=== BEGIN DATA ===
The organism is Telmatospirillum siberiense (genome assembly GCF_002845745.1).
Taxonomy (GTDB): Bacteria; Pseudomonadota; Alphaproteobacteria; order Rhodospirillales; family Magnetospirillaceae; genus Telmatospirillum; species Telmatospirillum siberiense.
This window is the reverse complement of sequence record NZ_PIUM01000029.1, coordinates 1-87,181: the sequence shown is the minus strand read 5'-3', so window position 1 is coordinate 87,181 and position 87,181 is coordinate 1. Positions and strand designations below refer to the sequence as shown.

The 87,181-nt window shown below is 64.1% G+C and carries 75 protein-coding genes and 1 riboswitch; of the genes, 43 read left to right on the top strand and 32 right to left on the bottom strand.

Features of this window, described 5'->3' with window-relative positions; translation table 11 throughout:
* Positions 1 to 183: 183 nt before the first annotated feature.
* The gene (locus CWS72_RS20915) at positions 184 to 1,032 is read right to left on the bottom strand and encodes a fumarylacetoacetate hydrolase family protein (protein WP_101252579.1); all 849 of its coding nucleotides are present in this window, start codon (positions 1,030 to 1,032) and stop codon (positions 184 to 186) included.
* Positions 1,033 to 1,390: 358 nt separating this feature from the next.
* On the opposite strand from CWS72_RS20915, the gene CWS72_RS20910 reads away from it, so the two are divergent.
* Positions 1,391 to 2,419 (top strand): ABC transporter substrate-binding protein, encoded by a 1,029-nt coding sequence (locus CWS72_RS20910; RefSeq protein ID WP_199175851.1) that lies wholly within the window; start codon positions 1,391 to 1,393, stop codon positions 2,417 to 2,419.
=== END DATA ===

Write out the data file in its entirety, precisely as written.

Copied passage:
The organism is Telmatospirillum siberiense (genome assembly GCF_002845745.1).
Taxonomy (GTDB): Bacteria; Pseudomonadota; Alphaproteobacteria; order Rhodospirillales; family Magnetospirillaceae; genus Telmatospirillum; species Telmatospirillum siberiense.
This window is the reverse complement of sequence record NZ_PIUM01000029.1, coordinates 1-87,181: the sequence shown is the minus strand read 5'-3', so window position 1 is coordinate 87,181 and position 87,181 is coordinate 1. Positions and strand designations below refer to the sequence as shown.

The 87,181-nt window shown below is 64.1% G+C and carries 75 protein-coding genes and 1 riboswitch; of the genes, 43 read left to right on the top strand and 32 right to left on the bottom strand.

Features of this window, described 5'->3' with window-relative positions; translation table 11 throughout:
* Positions 1 to 183: 183 nt before the first annotated feature.
* The gene (locus CWS72_RS20915) at positions 184 to 1,032 is read right to left on the bottom strand and encodes a fumarylacetoacetate hydrolase family protein (protein WP_101252579.1); all 849 of its coding nucleotides are present in this window, start codon (positions 1,030 to 1,032) and stop codon (positions 184 to 186) included.
* Positions 1,033 to 1,390: 358 nt separating this feature from the next.
* On the opposite strand from CWS72_RS20915, the gene CWS72_RS20910 reads away from it, so the two are divergent.
* Positions 1,391 to 2,419 (top strand): ABC transporter substrate-binding protein, encoded by a 1,029-nt coding sequence (locus CWS72_RS20910; RefSeq protein ID WP_199175851.1) that lies wholly within the window; start codon positions 1,391 to 1,393, stop codon positions 2,417 to 2,419.